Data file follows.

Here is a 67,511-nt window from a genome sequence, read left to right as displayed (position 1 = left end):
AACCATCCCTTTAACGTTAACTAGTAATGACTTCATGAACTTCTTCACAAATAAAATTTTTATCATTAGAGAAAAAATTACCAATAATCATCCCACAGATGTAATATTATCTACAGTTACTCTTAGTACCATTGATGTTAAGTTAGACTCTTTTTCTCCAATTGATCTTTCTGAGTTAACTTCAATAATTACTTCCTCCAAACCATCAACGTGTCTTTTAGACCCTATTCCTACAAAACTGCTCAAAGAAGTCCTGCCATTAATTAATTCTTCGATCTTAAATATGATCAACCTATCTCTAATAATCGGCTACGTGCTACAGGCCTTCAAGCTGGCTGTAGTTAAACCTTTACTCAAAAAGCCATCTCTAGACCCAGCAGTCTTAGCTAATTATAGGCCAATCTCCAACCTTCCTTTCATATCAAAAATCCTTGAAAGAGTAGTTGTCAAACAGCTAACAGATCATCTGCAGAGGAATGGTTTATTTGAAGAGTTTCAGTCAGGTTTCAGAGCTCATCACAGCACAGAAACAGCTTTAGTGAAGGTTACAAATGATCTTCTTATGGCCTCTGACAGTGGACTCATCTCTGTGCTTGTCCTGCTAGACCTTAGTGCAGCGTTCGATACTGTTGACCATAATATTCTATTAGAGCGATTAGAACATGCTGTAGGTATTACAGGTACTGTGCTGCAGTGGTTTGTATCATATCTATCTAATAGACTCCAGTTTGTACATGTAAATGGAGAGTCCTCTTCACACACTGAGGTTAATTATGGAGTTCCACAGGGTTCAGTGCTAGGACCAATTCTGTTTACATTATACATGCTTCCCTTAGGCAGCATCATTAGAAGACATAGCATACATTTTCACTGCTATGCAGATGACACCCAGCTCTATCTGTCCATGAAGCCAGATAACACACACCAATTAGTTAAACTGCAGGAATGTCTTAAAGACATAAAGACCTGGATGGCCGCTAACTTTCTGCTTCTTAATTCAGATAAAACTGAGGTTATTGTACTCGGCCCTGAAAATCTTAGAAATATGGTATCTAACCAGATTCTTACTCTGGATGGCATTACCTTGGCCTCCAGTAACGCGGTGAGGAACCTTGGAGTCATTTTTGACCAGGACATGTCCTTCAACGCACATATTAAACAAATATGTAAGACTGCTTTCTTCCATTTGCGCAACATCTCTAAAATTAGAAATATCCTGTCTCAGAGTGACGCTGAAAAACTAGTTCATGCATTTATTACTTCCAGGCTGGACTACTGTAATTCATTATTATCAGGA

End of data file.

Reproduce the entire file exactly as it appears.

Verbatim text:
Here is a 67,511-nt window from a genome sequence, read left to right as displayed (position 1 = left end):
AACCATCCCTTTAACGTTAACTAGTAATGACTTCATGAACTTCTTCACAAATAAAATTTTTATCATTAGAGAAAAAATTACCAATAATCATCCCACAGATGTAATATTATCTACAGTTACTCTTAGTACCATTGATGTTAAGTTAGACTCTTTTTCTCCAATTGATCTTTCTGAGTTAACTTCAATAATTACTTCCTCCAAACCATCAACGTGTCTTTTAGACCCTATTCCTACAAAACTGCTCAAAGAAGTCCTGCCATTAATTAATTCTTCGATCTTAAATATGATCAACCTATCTCTAATAATCGGCTACGTGCTACAGGCCTTCAAGCTGGCTGTAGTTAAACCTTTACTCAAAAAGCCATCTCTAGACCCAGCAGTCTTAGCTAATTATAGGCCAATCTCCAACCTTCCTTTCATATCAAAAATCCTTGAAAGAGTAGTTGTCAAACAGCTAACAGATCATCTGCAGAGGAATGGTTTATTTGAAGAGTTTCAGTCAGGTTTCAGAGCTCATCACAGCACAGAAACAGCTTTAGTGAAGGTTACAAATGATCTTCTTATGGCCTCTGACAGTGGACTCATCTCTGTGCTTGTCCTGCTAGACCTTAGTGCAGCGTTCGATACTGTTGACCATAATATTCTATTAGAGCGATTAGAACATGCTGTAGGTATTACAGGTACTGTGCTGCAGTGGTTTGTATCATATCTATCTAATAGACTCCAGTTTGTACATGTAAATGGAGAGTCCTCTTCACACACTGAGGTTAATTATGGAGTTCCACAGGGTTCAGTGCTAGGACCAATTCTGTTTACATTATACATGCTTCCCTTAGGCAGCATCATTAGAAGACATAGCATACATTTTCACTGCTATGCAGATGACACCCAGCTCTATCTGTCCATGAAGCCAGATAACACACACCAATTAGTTAAACTGCAGGAATGTCTTAAAGACATAAAGACCTGGATGGCCGCTAACTTTCTGCTTCTTAATTCAGATAAAACTGAGGTTATTGTACTCGGCCCTGAAAATCTTAGAAATATGGTATCTAACCAGATTCTTACTCTGGATGGCATTACCTTGGCCTCCAGTAACGCGGTGAGGAACCTTGGAGTCATTTTTGACCAGGACATGTCCTTCAACGCACATATTAAACAAATATGTAAGACTGCTTTCTTCCATTTGCGCAACATCTCTAAAATTAGAAATATCCTGTCTCAGAGTGACGCTGAAAAACTAGTTCATGCATTTATTACTTCCAGGCTGGACTACTGTAATTCATTATTATCAGGA